The Copyright Office advises that where an applicant has filed an application electronically but has only submitted a physical deposit, the examiner assigned to the claim may send an email with the option of uploading an electronic copy of the work and the Deposit Form, where the option is available. Emails send from cop-ad@loc.gov. However, applicants taking note of the Copyright Office’s building closures and hold on inspections of physical material are advised to proceed with this process from the start.

Where applicants follow this procedure, the effective date of registration will be the date the Copyright Office receives the completed application, fee, and deposit in its proper form, regardless of whether the physical or electronic version first reaches the Office. Claims submitted in this manner should be examined within 30 days after the Office receives the electronic copy, although the Copyright Office generally advises that the average time to process a registration is presently 3.2 months.

The Copyright Office directs that applicants that have only submitted a paper application should not resubmit an online application; in such cases, the Copyright Office will examine the application when the building reopens and staff returns.

c) Where Applicants are Unable to Submit an Application, Fee, and/or Deposit During COVID-19

Under the Coronavirus Aid, Relief, and Economic Security (CARES) Act, passed on March 27, 2020, the Register of Copyrights has the temporary authority to extend certain filing deadlines and procedural requirements if she determines that a national emergency is disrupting Copyright Office practices. The Register quickly used this authority to establish a procedure to extend the window for registrations under Section 710 of the Copyright Act, which authorizes her, on a temporary basis and subject to certain exceptions, to “toll, waive, adjust, or modify any timing provision . . . or procedural provision” in the Copyright Act if she determines that a national emergency declared by the President “generally disrupts or suspends the ordinary functioning of the copyright system . . . or any component thereof.” Considering the difficulties of prompt registration, which is generally required in order to ensure the availability of statutory damages and attorney’s fees should an infringement dispute proceed to litigation (these legal remedies are only available for works registered before infringement or, if after infringement, within three months after first publication), the Office is now allowing applicants to toll the registration window based on fulfillment of certain conditions:

  • Applicants who are unable to submit an application, fee, and/or required physical deposit copy should fill in and upload a Section 710 Declaration online (the form applies to applicants who declare that due to the pandemic they either could not submit an application fee, and/or deposit copy or could not submit a required physical deposit copy though they did submit an online application and fee; it also contains a section for the applicant’s statement supporting the declaration, and an acknowledgement of the penalties associated with making a false representation in an application for copyright registration). When possible, applicants should proceed to complete an electronic application, submit a filing fee, print a shipping slip, and mail the required deposit with the shipping slip to the address on the slip. Applicants must mail these materials within 30 days after the date that the COVID-19 disruption has ended, as announced by the Register of Copyrights.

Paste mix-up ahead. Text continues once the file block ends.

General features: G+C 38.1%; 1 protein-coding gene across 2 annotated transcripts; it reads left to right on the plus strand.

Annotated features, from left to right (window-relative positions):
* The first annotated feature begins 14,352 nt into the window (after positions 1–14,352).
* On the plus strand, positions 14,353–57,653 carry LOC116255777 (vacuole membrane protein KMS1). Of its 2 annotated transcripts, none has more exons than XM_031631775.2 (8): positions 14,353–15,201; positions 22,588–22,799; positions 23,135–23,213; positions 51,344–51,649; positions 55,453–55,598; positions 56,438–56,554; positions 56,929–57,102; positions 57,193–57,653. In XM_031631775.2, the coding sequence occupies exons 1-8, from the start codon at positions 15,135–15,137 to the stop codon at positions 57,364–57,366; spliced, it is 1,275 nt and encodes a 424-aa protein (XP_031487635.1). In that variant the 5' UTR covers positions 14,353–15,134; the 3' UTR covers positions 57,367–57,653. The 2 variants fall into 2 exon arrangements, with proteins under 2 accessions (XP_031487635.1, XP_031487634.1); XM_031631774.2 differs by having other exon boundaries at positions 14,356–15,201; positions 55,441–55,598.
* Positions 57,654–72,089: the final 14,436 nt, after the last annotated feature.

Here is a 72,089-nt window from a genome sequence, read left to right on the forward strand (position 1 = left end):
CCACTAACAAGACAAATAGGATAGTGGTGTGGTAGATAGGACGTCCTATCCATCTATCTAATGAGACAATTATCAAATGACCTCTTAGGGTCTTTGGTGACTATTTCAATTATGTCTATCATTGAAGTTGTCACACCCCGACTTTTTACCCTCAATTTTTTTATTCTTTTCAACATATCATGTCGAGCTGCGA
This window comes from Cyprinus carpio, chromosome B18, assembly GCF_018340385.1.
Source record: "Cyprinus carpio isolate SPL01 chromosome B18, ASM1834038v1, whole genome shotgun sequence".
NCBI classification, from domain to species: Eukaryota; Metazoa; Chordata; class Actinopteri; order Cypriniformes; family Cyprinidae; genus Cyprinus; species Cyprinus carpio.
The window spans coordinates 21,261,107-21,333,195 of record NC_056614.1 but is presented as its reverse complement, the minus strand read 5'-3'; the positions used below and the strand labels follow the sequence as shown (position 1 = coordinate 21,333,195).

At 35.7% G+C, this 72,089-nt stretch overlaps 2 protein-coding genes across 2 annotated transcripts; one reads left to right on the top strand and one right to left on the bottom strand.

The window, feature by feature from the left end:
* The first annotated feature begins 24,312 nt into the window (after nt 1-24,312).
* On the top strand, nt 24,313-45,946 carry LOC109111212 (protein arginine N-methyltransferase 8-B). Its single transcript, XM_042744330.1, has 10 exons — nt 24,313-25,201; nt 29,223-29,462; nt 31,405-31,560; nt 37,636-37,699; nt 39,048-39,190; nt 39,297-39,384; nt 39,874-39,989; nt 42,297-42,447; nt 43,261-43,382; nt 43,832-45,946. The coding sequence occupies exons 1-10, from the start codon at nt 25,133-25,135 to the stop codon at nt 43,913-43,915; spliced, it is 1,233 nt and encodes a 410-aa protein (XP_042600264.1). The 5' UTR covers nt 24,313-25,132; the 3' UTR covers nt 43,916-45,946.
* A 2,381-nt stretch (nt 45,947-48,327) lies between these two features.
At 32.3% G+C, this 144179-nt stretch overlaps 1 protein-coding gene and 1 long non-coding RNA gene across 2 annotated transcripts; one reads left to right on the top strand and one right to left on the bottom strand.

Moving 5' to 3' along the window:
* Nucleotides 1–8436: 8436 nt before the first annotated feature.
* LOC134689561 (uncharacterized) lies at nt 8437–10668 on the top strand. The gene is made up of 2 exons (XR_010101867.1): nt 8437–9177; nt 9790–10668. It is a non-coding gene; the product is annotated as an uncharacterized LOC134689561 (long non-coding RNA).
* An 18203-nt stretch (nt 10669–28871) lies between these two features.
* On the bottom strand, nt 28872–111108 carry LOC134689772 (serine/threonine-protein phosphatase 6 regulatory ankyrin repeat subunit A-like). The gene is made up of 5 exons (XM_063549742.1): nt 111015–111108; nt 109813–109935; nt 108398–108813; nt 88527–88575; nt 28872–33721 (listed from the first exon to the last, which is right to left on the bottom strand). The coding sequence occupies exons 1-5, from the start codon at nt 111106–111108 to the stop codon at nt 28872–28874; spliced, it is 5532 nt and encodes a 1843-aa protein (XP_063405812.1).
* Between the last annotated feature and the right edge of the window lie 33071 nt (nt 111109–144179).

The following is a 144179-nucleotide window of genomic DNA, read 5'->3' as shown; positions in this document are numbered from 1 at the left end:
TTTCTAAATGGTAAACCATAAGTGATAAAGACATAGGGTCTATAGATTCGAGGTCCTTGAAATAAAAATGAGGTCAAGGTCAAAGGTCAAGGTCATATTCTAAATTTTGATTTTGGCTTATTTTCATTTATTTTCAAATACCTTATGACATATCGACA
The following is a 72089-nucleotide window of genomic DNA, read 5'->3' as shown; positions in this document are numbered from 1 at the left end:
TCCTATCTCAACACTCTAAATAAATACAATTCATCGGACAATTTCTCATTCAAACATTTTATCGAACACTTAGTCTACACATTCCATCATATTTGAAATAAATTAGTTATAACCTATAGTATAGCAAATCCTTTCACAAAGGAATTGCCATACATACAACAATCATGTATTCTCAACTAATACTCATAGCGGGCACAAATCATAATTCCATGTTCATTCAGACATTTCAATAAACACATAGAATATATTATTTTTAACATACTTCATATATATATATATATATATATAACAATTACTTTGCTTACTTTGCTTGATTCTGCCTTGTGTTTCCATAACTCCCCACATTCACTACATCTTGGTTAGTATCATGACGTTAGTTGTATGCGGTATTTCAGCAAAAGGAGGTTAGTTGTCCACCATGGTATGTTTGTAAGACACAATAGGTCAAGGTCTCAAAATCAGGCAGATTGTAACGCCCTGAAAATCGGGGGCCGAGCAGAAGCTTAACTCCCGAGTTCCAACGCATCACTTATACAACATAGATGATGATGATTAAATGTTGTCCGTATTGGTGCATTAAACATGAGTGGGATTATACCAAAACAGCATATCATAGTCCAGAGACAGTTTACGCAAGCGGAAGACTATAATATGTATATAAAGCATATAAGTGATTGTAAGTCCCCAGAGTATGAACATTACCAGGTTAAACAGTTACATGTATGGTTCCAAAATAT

• Applicants that are prevented from submitting a paper or electronic application, fee, and/or required deposit may do so after the end of the national emergency, provided that they include a Section 710 Declaration with their application materials.

Section 710 Declarations must be signed—either handwritten or typed signatures suffice—and include satisfactory evidence to support the claim that the pandemic prevented the applicant from submitting required materials. The following would be suitable justifications:

  • A statement that you are/were subject to a governmental stay-at-home order.
  • A statement that you are/were unable to access required physical materials due to a business closure at the site of the materials’ storage.
  • A statement that you were unable to access the internet.

Certificates of Registration

The Copyright Office has ceased printing certificates of registrations at present. If, however, your claim has been registered, it will appear in the Office’s online catalog. You may retrieve the registration number by searching using the title, author, or claimant name. For registrations processed through Special Handling, the Office will email an unofficial copy of the registration certification that includes the registration number. If the Copyright Office refuses your claim, it will email you a copy of the refusal letter.

Special Handling

The Copyright Office’s “special handling” procedure allows applicants to expedite the registration process for an additional fee. Presently, the Copyright Office will only receive and process requests for special handling that are submitted online.

The following steps ensure special handling:

  1. Submit an electronic application completing the special handling screen.
  2. Pay the filing fee and additional special handling fee.
  3. Upload an electronic copy of your work.

If the application would ordinarily require a physical deposit, you may use the Deposit Ticket Declaration Form option to qualify for special handling.